From the start, Briggs Cunningham had one goal in mind – win the 24 Hours of Le Mans with an American car driven by American drivers. He never reached that goal, but he gave it all the hell he had to give. His last attempt was with three 1960 “Cunningham Corvettes.”

Chevrolet was desperately trying to build America’s first mass produced sports car. As we all know, Zora Arkus-Duntov was leading the project, but he had his hands tied. Chevrolet followed the manufacturer racing ban after the 1955 Le Mans disaster and as a result, Duntov didn’t have a proving grounds to develop from. Without that, the Corvette couldn’t really be developed properly or even marketed in an appropriate way.

But Duntov wasn’t one to play by arbitrary rules and quickly put together a plan. If he could talk Briggs Cunningham into fielding a team of Corvettes for Le Mans, Chevrolet could develop the car by proxy as well as garner the marketing advantage the car desperately needed in 1960. Easy enough – right?

The thing is though, there was nothing special about the 1960 Corvette. It was overweight, it was under-braked, and featured all of the short comings that Briggs Cunningham had almost a decade of experience discovering. Why would Briggs, using his own pocketbook, go through all the effort of fielding a team if he knew he had no chance of success?

That’s a question that has never really been answered. We know Briggs had reservations, but the details have never been written about in full. All we do know is that he bought three fully optioned 1960 Corvettes from Don Allen Chevrolet. Afterwards, the cars were modified and outfitted with “unofficial support” from Chevrolet and Duntov. How much of Brigg’s own resources were spent on the endeavor is up for debate.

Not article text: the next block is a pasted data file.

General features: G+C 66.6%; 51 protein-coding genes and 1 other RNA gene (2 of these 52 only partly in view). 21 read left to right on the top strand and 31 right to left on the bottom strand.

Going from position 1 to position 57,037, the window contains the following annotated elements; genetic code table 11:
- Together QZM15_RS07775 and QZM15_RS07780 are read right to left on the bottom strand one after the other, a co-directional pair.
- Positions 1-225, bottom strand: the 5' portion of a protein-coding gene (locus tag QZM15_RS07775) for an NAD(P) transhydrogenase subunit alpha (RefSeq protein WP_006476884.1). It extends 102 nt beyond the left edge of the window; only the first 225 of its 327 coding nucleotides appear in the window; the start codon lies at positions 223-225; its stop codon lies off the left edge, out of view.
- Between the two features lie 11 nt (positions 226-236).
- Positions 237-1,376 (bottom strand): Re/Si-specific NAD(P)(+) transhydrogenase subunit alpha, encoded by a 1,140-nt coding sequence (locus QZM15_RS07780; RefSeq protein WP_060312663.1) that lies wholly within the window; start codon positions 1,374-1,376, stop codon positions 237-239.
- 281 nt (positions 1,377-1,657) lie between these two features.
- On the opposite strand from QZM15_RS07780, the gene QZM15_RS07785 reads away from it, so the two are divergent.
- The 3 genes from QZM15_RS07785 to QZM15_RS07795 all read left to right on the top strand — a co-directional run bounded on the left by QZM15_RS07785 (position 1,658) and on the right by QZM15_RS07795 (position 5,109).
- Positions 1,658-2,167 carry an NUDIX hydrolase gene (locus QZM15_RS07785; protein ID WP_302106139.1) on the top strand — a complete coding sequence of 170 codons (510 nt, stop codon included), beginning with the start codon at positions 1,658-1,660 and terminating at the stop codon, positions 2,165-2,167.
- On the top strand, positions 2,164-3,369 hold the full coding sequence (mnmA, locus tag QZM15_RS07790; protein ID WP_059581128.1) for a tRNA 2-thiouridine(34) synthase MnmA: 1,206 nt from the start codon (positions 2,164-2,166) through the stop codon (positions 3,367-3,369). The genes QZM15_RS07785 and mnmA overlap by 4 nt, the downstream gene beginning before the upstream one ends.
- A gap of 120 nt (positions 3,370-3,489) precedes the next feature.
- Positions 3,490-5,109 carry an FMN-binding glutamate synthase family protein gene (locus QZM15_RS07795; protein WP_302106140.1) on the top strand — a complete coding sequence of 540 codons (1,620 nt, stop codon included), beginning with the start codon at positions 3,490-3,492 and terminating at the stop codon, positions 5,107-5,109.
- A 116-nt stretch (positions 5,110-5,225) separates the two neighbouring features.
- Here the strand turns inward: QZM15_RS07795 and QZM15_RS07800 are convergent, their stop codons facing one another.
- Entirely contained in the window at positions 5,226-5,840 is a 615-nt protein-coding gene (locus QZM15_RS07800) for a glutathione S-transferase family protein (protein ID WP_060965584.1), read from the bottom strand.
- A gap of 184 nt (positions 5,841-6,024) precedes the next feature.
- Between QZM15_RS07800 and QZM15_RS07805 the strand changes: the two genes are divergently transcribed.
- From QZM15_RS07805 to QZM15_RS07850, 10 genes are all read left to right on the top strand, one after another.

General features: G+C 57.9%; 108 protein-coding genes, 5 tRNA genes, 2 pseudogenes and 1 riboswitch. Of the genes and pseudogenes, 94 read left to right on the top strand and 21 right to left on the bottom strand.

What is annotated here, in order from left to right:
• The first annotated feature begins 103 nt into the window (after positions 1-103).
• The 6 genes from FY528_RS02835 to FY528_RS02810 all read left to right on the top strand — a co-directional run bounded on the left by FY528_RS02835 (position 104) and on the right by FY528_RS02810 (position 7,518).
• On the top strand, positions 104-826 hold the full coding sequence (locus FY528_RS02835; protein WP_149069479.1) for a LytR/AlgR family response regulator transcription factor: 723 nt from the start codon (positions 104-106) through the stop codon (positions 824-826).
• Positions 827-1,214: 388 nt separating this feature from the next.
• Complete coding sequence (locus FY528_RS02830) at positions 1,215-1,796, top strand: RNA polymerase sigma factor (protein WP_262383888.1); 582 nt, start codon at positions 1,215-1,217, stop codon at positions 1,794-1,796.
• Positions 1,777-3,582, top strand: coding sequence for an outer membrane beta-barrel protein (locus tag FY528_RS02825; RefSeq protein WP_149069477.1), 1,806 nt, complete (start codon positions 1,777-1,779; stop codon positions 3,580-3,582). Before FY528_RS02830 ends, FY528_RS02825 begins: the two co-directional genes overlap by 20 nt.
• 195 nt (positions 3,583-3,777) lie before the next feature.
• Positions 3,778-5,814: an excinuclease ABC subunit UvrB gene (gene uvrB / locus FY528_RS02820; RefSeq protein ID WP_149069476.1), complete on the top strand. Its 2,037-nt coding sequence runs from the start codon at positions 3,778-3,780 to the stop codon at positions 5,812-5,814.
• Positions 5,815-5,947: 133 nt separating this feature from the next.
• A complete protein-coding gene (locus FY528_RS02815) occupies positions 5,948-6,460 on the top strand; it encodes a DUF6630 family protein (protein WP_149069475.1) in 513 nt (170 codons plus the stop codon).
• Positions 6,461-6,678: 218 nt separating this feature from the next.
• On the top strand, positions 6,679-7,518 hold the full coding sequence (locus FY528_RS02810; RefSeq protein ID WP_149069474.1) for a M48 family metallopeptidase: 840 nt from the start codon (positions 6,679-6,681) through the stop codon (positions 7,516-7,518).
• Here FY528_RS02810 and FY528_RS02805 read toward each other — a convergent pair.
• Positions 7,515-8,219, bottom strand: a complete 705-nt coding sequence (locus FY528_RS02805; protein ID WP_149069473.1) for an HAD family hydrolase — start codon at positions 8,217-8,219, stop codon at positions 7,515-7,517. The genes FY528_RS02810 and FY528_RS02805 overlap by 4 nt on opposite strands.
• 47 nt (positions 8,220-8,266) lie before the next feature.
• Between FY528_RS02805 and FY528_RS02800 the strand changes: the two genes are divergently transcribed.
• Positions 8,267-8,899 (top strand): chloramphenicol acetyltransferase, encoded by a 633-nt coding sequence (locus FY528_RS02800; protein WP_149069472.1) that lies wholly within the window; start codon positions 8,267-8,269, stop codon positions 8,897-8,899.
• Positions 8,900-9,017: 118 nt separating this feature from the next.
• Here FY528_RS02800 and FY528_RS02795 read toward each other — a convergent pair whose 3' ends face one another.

Of course, we all know what happened in France. Two of the Corvettes crashed out and the last finished first in class, but only 8th overall. What you don’t hear about often is the fact that Briggs Cunningham wasn’t happy with the Corvette and dropped out of the program immediately after the race. In fact, Briggs wouldn’t bring an American car to Le Mans again… opting instead to field “actual sport purpose cars” like the new aluminum blocked Jag E-Type.

Brigg’s discontent dissipated historically due to huge marketing efforts from Chevrolet as was as a sort of confirmation bias in American racing circles. But this fact remains – the Cunningham Corvettes are significant because they were the first Corvettes to race Le Mans. Outside of the United States, however, these cars were a byline and not a reason for worry by the likes of Ferrari, Porsche, Jaguar, or any other contender.

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So, Briggs never got to realize his dream. He never won Le Mans in an American car. In fact, an all American team didn’t win the endurance event until 1967 when the MK IV GT40 took home the trophy – a car that Briggs considered to be America’s first real sports car. That’s a story for another time and on another venue… but it’s a pinnacle that, in my estimation, is very relevant to Briggs Cunningham.

Carrol Shelby was inspired (in-part) by Brigg’s own C-series when he developed the Cobra. The Cobra was light and made huge power, but lacked the balance required to be consistently competitive against the European offerings. Shelby learned this lesson in much way the way Briggs did and that became the inspiration for the Ford GT.

And the GT40? That’s what happens when an American Corporation puts ego in front of profitability. And that was really Brigg’s dream. He spent a fortune trying to do it on his own. He braved IRS injunctions, bad loans, shady business deals, and all sorts of other absurdities that put him in unfavorable financial situations… all for one goal that he never realized but very definitely inspired.